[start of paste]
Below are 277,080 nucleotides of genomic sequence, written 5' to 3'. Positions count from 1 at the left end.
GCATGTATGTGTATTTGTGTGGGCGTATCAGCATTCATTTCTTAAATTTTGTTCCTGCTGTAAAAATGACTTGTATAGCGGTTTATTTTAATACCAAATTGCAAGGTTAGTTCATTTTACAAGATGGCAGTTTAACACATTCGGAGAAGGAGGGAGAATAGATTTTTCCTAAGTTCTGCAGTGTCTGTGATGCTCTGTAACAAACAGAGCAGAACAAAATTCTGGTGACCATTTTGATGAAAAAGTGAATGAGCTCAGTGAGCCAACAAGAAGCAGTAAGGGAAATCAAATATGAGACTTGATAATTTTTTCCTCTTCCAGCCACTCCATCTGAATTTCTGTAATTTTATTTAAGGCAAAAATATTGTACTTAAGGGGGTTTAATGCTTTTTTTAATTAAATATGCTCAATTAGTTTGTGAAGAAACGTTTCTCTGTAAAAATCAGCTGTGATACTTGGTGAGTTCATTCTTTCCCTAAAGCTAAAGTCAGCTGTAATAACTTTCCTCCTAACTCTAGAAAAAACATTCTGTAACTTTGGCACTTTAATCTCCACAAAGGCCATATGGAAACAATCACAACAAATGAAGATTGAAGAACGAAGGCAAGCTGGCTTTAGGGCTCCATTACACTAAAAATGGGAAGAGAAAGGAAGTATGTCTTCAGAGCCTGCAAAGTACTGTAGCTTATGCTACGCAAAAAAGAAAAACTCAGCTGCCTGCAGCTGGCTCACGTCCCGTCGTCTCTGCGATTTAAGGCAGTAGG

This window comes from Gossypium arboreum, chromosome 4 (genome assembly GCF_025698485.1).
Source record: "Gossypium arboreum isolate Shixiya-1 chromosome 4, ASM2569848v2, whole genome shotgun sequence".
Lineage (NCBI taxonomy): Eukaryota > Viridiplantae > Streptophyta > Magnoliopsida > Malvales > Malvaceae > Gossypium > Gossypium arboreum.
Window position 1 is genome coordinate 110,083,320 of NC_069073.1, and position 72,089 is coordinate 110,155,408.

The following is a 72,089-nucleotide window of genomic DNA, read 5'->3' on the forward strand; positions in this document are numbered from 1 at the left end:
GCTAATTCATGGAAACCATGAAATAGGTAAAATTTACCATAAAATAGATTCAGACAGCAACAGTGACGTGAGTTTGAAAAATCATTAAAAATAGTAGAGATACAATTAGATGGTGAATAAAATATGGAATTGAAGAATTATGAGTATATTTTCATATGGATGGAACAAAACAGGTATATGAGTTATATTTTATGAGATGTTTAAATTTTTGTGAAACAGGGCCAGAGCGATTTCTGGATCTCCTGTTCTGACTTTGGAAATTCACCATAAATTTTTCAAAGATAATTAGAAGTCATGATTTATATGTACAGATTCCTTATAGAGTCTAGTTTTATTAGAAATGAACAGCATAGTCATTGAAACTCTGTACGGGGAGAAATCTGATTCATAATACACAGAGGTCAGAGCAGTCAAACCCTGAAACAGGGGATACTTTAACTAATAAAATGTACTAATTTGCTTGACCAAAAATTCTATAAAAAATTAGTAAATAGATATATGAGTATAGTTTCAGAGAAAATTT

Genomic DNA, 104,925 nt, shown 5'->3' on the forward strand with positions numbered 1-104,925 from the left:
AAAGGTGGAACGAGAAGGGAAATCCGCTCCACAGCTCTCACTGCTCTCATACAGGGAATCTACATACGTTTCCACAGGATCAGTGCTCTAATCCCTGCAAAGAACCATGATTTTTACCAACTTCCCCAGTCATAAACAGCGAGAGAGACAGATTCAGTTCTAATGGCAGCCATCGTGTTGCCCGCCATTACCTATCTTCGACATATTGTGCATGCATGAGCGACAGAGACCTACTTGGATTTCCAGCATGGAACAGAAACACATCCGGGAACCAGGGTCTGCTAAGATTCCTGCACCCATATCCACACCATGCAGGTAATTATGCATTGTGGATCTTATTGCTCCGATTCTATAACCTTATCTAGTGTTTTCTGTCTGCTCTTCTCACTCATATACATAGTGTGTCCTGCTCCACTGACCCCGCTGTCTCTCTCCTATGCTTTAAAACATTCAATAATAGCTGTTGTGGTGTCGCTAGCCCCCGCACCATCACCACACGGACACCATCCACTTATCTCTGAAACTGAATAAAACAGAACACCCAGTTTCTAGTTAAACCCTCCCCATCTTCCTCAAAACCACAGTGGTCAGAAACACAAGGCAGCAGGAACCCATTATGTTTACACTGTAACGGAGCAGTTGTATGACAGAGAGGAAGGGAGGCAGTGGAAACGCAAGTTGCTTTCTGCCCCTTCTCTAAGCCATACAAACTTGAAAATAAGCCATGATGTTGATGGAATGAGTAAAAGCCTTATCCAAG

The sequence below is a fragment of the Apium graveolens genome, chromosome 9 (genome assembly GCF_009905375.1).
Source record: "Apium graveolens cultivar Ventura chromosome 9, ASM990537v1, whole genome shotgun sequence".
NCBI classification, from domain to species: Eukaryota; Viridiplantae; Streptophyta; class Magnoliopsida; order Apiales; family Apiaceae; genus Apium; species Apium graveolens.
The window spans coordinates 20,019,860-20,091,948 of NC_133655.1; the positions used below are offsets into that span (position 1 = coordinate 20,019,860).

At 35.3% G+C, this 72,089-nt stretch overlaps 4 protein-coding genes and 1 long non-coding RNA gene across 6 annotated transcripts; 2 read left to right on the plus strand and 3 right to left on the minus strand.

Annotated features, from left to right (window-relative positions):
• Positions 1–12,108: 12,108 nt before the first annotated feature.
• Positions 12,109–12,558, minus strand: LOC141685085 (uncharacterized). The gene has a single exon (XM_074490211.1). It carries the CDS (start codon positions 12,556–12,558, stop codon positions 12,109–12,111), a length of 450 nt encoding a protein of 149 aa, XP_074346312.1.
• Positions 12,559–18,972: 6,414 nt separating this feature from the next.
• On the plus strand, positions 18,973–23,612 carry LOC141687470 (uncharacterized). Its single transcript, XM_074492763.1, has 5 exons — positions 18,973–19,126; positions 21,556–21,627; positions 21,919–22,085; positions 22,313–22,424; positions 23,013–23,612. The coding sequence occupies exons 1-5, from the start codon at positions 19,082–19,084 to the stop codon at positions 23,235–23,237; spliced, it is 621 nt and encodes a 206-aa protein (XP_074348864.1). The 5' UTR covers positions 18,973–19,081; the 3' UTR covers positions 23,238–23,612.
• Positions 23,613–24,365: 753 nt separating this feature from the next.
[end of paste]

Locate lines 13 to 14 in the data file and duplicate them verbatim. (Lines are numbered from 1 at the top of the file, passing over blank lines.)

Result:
NCBI classification, from domain to species: Eukaryota; Viridiplantae; Streptophyta; class Magnoliopsida; order Apiales; family Apiaceae; genus Apium; species Apium graveolens.
The window spans coordinates 20,019,860-20,091,948 of NC_133655.1; the positions used below are offsets into that span (position 1 = coordinate 20,019,860).